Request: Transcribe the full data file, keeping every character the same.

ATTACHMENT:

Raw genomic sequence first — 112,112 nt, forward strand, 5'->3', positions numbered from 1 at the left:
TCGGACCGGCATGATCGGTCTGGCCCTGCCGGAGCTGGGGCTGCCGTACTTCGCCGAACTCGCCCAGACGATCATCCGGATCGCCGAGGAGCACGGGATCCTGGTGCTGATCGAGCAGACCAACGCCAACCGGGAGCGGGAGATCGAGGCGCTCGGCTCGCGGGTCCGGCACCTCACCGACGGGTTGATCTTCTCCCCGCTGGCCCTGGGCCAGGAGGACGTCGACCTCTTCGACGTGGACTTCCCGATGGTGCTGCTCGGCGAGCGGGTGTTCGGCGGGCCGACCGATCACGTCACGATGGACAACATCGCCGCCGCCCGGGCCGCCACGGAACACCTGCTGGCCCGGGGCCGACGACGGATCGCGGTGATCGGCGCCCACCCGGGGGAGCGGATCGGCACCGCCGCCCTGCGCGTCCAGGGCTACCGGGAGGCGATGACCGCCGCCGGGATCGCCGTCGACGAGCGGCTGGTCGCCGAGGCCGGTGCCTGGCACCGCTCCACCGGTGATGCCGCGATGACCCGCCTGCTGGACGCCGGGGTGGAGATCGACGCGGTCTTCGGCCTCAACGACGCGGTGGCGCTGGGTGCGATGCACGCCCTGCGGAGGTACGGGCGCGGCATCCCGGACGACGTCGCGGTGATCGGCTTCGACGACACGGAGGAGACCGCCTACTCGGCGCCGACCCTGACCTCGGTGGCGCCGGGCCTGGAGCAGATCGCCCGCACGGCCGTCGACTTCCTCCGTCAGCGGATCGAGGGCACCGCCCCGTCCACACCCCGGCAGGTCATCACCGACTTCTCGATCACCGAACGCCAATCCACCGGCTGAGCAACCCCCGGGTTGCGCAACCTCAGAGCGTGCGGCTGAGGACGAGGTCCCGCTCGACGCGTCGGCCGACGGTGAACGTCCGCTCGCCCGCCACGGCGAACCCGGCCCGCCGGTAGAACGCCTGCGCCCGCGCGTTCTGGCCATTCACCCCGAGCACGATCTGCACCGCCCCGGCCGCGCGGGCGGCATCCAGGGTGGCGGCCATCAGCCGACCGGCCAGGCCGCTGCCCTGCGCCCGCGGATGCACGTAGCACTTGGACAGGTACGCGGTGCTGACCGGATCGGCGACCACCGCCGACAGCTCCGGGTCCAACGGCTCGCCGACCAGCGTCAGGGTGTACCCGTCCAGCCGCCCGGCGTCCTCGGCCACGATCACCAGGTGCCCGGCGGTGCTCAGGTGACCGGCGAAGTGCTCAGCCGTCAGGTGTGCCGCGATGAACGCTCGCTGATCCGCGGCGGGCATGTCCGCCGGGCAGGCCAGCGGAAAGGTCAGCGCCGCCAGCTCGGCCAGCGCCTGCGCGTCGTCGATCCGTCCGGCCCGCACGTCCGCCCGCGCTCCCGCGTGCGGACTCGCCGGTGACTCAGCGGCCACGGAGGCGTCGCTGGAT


Raw genomic sequence first — 112,112 nt, forward strand, 5'->3', positions numbered from 1 at the left:
TCGGACCGGCATGATCGGTCTGGCCCTGCCGGAGCTGGGGCTGCCGTACTTCGCCGAACTCGCCCAGACGATCATCCGGATCGCCGAGGAGCACGGGATCCTGGTGCTGATCGAGCAGACCAACGCCAACCGGGAGCGGGAGATCGAGGCGCTCGGCTCGCGGGTCCGGCACCTCACCGACGGGTTGATCTTCTCCCCGCTGGCCCTGGGCCAGGAGGACGTCGACCTCTTCGACGTGGACTTCCCGATGGTGCTGCTCGGCGAGCGGGTGTTCGGCGGGCCGACCGATCACGTCACGATGGACAACATCGCCGCCGCCCGGGCCGCCACGGAACACCTGCTGGCCCGGGGCCGACGACGGATCGCGGTGATCGGCGCCCACCCGGGGGAGCGGATCGGCACCGCCGCCCTGCGCGTCCAGGGCTACCGGGAGGCGATGACCGCCGCCGGGATCGCCGTCGACGAGCGGCTGGTCGCCGAGGCCGGTGCCTGGCACCGCTCCACCGGTGATGCCGCGATGACCCGCCTGCTGGACGCCGGGGTGGAGATCGACGCGGTCTTCGGCCTCAACGACGCGGTGGCGCTGGGTGCGATGCACGCCCTGCGGAGGTACGGGCGCGGCATCCCGGACGACGTCGCGGTGATCGGCTTCGACGACACGGAGGAGACCGCCTACTCGGCGCCGACCCTGACCTCGGTGGCGCCGGGCCTGGAGCAGATCGCCCGCACGGCCGTCGACTTCCTCCGTCAGCGGATCGAGGGCACCGCCCCGTCCACACCCCGGCAGGTCATCACCGACTTCTCGATCACCGAACGCCAATCCACCGGCTGAGCAACCCCCGGGTTGCGCAACCTCAGAGCGTGCGGCTGAGGACGAGGTCCCGCTCGACGCGTCGGCCGACGGTGAACGTCCGCTCGCCCGCCACGGCGAACCCGGCCCGCCGGTAGAACGCCTGCGCCCGCGCGTTCTGGCCATTCACCCCGAGCACGATCTGCACCGCCCCGGCCGCGCGGGCGGCATCCAGGGTGGCGGCCATCAGCCGACCGGCCAGGCCGCTGCCCTGCGCCCGCGGATGCACGTAGCACTTGGACAGGTACGCGGTGCTGACCGGATCGGCGACCACCGCCGACAGCTCCGGGTCCAACGGCTCGCCGACCAGCGTCAGGGTGTACCCGTCCAGCCGCCCGGCGTCCTCGGCCACGATCACCAGGTGCCCGGCGGTGCTCAGGTGACCGGCGAAGTGCTCAGCCGTCAGGTGTGCCGCGATGAACGCTCGCTGATCCGCGGCGGGCATGTCCGCCGGGCAGGCCAGCGGAAAGGTCAGCGCCGCCAGCTCGGCCAGCGCCTGCGCGTCGTCGATCCGTCCGGCCCGCACGTCCGCCCGCGCTCCCGCGTGCGGACTCGCCGGTGACTCAGCGGCCACGGAGGCGTCGCTGGAT